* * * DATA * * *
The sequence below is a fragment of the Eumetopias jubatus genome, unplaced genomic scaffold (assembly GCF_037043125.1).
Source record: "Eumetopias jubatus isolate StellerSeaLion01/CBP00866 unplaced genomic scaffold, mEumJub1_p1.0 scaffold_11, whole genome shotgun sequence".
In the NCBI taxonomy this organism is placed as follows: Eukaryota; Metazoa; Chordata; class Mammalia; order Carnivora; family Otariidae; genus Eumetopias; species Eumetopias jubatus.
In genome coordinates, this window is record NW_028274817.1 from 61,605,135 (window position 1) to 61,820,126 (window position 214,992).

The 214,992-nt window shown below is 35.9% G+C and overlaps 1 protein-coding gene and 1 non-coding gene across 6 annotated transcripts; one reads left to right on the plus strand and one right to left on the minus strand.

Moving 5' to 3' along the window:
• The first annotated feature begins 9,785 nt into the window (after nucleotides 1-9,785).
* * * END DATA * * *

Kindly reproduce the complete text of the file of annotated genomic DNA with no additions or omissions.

The sequence below is a fragment of the Eumetopias jubatus genome, unplaced genomic scaffold (assembly GCF_037043125.1).
Source record: "Eumetopias jubatus isolate StellerSeaLion01/CBP00866 unplaced genomic scaffold, mEumJub1_p1.0 scaffold_11, whole genome shotgun sequence".
In the NCBI taxonomy this organism is placed as follows: Eukaryota; Metazoa; Chordata; class Mammalia; order Carnivora; family Otariidae; genus Eumetopias; species Eumetopias jubatus.
In genome coordinates, this window is record NW_028274817.1 from 61,605,135 (window position 1) to 61,820,126 (window position 214,992).

The 214,992-nt window shown below is 35.9% G+C and overlaps 1 protein-coding gene and 1 non-coding gene across 6 annotated transcripts; one reads left to right on the plus strand and one right to left on the minus strand.

Moving 5' to 3' along the window:
• The first annotated feature begins 9,785 nt into the window (after nucleotides 1-9,785).